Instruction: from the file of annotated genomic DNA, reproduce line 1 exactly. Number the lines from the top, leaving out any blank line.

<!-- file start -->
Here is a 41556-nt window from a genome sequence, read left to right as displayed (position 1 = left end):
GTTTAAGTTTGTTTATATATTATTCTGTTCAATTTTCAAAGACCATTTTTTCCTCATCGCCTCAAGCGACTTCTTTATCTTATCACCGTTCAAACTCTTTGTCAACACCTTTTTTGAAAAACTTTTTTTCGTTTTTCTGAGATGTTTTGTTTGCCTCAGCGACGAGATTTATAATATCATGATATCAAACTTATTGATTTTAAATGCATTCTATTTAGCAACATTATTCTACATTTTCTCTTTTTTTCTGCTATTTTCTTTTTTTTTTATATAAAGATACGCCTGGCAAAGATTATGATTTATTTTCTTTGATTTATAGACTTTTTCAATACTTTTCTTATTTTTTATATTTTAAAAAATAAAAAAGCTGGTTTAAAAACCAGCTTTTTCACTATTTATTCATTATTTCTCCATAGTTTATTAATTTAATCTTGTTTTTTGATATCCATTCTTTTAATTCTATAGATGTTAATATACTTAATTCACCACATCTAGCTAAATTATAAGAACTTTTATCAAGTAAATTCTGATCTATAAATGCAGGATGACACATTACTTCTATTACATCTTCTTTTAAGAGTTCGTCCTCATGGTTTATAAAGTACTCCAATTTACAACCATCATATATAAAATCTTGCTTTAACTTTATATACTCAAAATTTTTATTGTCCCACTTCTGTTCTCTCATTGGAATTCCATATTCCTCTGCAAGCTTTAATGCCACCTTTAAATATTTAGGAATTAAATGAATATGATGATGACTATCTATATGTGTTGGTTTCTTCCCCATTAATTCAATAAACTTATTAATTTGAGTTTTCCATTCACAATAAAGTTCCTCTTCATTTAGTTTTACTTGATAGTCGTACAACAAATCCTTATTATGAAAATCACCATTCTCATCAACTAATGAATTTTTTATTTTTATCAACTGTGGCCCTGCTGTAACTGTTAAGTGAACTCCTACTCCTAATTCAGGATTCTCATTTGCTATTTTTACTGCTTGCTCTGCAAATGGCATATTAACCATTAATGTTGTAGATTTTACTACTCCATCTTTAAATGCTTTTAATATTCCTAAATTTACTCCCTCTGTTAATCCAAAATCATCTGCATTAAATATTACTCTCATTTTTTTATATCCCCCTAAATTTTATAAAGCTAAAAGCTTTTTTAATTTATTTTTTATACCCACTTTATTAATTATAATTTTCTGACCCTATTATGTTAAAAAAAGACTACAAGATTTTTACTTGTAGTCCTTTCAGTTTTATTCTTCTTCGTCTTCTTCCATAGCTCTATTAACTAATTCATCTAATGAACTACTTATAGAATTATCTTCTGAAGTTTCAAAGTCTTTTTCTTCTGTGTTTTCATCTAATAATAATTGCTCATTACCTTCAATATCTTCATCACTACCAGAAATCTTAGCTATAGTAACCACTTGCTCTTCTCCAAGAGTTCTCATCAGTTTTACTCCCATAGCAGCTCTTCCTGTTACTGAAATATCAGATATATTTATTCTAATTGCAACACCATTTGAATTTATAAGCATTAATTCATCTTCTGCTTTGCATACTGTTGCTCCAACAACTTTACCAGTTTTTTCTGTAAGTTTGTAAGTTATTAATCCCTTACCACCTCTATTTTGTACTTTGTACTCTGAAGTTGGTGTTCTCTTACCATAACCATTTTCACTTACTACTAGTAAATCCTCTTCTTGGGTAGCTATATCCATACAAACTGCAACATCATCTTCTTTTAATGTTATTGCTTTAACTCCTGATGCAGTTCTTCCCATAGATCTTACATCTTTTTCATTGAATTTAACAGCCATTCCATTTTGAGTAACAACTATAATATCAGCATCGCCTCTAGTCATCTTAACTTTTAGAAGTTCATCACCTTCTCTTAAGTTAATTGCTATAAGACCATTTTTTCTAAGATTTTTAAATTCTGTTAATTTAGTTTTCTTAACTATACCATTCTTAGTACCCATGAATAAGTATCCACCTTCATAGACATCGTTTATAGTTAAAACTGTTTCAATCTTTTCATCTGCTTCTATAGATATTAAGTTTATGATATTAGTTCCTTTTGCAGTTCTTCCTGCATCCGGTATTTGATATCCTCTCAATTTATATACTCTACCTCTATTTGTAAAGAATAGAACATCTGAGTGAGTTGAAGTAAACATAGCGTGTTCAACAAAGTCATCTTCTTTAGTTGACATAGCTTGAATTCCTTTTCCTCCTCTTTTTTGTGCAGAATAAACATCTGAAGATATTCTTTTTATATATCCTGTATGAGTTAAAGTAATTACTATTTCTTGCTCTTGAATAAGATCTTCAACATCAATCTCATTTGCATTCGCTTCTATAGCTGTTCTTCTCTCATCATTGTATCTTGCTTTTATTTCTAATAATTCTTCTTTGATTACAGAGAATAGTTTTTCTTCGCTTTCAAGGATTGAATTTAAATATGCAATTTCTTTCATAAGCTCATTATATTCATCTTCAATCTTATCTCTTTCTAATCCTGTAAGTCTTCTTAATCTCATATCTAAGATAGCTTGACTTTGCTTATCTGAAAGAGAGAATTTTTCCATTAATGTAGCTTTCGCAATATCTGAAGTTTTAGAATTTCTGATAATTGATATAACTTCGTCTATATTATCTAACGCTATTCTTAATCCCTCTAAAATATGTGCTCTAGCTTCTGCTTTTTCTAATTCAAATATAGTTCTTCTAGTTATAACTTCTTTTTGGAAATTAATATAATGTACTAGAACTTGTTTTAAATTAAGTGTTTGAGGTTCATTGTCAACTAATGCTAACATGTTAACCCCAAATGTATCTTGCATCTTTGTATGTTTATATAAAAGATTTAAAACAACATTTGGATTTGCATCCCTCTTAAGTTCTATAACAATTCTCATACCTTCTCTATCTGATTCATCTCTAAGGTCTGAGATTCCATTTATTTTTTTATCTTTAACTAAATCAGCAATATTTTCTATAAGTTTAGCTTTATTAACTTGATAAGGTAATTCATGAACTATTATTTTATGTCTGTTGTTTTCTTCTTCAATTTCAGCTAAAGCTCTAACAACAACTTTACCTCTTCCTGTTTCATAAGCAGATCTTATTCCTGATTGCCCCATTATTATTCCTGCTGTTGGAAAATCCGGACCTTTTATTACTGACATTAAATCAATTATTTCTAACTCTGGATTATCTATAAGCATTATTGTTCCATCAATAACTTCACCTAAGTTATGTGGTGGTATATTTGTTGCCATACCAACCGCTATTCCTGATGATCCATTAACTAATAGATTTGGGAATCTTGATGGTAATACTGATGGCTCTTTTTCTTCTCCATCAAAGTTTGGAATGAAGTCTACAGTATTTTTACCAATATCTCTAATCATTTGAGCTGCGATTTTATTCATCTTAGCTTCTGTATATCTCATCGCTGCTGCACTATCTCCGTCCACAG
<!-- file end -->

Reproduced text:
Here is a 41556-nt window from a genome sequence, read left to right as displayed (position 1 = left end):